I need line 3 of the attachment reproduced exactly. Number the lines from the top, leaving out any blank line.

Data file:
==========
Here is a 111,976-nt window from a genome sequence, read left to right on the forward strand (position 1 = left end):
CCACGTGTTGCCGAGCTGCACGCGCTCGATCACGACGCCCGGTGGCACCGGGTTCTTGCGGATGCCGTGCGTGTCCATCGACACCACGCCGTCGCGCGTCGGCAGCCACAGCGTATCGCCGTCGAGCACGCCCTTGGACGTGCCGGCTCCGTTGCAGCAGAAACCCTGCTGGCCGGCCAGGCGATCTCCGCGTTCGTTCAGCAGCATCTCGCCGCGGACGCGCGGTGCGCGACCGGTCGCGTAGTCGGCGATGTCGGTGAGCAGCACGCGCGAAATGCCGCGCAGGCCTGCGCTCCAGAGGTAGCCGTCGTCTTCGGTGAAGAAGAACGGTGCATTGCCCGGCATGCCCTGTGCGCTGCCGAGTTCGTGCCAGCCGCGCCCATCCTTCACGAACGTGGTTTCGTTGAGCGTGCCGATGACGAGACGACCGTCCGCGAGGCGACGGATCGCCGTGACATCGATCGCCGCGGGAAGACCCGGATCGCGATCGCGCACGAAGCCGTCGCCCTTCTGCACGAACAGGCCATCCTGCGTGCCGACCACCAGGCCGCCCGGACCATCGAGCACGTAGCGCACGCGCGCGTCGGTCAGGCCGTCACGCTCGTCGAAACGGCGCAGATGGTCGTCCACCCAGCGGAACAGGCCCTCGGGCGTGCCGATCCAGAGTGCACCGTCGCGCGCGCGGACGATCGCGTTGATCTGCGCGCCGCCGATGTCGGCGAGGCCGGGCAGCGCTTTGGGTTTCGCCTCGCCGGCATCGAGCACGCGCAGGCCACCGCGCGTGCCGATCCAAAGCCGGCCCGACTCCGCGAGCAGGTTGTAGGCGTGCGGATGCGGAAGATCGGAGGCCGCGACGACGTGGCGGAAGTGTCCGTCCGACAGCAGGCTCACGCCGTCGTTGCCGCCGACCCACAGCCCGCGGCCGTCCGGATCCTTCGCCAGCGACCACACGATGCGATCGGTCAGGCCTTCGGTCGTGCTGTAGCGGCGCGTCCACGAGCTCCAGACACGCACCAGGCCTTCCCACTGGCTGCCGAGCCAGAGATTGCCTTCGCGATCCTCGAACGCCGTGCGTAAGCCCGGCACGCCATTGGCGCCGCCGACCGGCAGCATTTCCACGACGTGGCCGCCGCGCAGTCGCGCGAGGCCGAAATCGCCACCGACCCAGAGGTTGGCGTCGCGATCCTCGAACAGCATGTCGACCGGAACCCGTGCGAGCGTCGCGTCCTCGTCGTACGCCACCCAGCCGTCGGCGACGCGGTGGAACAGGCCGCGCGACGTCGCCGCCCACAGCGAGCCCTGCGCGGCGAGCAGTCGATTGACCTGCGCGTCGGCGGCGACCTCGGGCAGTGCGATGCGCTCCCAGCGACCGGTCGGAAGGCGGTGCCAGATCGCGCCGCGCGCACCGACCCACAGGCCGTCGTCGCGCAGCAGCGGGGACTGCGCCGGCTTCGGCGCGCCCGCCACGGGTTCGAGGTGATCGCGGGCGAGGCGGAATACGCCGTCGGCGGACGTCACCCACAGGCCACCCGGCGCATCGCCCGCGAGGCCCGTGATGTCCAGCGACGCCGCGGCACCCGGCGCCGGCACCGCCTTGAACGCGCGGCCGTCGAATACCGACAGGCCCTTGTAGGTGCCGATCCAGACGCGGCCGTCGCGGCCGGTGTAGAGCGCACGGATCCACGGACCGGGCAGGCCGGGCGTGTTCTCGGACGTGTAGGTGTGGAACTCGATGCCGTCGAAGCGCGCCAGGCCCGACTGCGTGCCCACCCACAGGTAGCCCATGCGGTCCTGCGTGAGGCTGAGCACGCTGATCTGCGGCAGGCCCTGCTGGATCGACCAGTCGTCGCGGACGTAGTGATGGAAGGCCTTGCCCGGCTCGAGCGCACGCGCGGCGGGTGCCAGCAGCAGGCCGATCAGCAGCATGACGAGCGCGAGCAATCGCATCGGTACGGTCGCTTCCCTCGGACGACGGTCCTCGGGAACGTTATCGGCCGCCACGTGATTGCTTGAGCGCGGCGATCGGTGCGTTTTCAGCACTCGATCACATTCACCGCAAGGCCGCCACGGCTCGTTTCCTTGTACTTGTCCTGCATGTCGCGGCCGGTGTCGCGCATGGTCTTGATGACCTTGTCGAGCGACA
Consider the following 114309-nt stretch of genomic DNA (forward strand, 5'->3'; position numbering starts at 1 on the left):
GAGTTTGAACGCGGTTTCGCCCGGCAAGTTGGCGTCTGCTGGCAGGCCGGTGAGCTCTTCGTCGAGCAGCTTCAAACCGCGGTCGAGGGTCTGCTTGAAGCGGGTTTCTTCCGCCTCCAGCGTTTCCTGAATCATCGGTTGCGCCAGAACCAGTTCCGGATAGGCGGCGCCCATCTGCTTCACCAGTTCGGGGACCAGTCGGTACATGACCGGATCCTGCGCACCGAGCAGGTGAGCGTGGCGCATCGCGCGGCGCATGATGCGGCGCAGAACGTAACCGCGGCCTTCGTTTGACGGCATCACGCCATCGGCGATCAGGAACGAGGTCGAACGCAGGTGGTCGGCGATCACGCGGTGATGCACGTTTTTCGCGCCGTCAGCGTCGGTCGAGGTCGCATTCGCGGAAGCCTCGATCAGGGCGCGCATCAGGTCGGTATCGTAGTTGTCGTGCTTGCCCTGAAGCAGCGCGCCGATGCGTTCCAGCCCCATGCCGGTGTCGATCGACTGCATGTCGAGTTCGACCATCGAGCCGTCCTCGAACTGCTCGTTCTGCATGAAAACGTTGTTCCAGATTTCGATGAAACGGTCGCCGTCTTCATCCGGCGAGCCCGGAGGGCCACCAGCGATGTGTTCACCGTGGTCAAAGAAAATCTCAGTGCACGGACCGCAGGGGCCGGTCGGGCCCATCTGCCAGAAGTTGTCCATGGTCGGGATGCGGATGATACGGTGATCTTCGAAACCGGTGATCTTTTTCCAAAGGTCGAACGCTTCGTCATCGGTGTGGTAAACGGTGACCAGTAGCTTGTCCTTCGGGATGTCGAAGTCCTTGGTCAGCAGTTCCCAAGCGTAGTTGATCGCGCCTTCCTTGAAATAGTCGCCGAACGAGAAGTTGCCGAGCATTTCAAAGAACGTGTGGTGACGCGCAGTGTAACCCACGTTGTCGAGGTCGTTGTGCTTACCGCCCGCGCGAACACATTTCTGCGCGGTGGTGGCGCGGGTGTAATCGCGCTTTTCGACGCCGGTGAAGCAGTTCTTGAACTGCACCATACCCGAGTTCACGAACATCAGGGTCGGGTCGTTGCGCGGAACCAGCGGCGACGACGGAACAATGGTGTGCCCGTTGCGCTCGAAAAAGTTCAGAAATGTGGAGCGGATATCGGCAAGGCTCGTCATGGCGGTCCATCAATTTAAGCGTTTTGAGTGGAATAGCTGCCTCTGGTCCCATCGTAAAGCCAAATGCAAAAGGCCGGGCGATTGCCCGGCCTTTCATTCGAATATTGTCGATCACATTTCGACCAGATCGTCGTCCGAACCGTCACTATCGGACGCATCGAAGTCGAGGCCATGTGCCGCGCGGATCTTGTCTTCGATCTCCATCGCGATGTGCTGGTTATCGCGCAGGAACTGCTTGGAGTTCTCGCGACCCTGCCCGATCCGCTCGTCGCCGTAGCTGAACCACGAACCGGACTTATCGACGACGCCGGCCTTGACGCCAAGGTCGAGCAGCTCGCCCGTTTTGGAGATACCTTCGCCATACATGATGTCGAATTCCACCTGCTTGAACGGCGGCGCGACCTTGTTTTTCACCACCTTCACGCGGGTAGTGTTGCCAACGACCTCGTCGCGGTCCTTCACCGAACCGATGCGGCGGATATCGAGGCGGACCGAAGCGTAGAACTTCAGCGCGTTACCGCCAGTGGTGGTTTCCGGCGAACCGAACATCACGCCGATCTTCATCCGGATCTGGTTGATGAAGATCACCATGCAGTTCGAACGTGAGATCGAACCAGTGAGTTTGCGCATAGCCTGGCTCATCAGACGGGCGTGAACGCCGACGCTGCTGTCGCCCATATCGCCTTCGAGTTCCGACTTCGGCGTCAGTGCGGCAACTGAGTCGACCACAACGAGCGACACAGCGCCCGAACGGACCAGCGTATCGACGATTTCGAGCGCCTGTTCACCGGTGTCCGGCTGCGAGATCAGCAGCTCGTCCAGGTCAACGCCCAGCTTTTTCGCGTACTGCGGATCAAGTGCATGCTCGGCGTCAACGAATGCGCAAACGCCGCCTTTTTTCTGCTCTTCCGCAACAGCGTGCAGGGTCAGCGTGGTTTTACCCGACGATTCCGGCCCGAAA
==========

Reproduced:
Consider the following 114309-nt stretch of genomic DNA (forward strand, 5'->3'; position numbering starts at 1 on the left):